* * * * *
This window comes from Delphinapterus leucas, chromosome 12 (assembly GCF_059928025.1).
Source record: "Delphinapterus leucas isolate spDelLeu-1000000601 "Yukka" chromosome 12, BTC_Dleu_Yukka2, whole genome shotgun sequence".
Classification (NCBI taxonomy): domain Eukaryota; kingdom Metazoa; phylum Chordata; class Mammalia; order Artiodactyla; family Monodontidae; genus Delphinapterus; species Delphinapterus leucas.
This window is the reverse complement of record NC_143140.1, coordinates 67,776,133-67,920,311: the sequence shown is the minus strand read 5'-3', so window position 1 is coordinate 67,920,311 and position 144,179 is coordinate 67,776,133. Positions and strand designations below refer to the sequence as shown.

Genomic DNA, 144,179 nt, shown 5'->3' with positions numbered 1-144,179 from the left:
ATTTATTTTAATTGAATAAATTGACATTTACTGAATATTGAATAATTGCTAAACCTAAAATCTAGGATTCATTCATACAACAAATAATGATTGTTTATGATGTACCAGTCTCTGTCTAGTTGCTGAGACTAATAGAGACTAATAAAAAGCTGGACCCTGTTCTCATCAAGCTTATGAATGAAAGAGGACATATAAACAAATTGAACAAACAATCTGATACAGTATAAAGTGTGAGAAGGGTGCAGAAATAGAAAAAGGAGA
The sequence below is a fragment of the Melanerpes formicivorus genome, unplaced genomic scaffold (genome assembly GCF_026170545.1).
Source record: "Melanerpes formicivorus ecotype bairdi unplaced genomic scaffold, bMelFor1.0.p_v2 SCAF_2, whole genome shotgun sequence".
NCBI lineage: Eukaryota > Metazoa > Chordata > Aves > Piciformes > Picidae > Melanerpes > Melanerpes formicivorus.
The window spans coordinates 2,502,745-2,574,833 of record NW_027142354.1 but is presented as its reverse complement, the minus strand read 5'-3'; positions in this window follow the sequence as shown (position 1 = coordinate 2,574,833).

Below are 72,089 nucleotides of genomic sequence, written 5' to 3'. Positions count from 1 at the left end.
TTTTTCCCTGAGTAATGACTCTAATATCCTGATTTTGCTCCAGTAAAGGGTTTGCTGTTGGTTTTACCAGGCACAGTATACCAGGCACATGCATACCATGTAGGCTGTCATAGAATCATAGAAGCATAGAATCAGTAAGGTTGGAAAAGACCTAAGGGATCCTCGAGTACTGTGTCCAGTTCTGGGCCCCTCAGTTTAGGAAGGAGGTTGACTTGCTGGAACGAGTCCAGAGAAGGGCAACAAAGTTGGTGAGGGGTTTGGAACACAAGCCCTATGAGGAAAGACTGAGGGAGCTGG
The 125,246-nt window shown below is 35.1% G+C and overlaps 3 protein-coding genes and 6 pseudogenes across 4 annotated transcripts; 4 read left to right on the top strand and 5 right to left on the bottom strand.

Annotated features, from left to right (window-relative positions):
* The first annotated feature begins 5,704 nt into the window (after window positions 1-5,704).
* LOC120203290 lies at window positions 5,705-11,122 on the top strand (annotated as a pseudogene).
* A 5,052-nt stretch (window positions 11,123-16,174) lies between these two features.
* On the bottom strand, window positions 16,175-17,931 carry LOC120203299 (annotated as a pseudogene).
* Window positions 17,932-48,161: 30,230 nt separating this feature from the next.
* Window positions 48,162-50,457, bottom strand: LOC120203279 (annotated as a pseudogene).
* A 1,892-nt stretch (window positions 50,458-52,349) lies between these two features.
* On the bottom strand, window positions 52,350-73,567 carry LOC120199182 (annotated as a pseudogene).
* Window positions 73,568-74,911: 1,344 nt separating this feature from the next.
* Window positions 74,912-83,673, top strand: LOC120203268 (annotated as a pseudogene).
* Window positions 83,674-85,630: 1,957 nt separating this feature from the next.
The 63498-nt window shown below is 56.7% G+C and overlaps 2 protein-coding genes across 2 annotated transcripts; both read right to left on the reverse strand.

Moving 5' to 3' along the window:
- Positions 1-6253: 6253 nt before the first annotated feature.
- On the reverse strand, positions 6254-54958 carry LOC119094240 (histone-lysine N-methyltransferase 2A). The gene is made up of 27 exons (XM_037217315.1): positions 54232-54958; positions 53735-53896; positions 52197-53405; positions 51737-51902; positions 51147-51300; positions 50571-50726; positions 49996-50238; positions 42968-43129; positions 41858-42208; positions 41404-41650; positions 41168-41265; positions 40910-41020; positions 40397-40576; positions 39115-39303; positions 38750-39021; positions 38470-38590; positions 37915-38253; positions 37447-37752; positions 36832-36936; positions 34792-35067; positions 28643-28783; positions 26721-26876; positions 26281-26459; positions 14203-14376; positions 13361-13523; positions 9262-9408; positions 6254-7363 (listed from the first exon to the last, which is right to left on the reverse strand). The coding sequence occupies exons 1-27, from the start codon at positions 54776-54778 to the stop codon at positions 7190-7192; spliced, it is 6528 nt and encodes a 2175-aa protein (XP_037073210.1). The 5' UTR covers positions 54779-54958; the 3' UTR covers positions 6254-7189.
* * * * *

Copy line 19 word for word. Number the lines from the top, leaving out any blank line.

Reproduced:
* Window positions 17,932-48,161: 30,230 nt separating this feature from the next.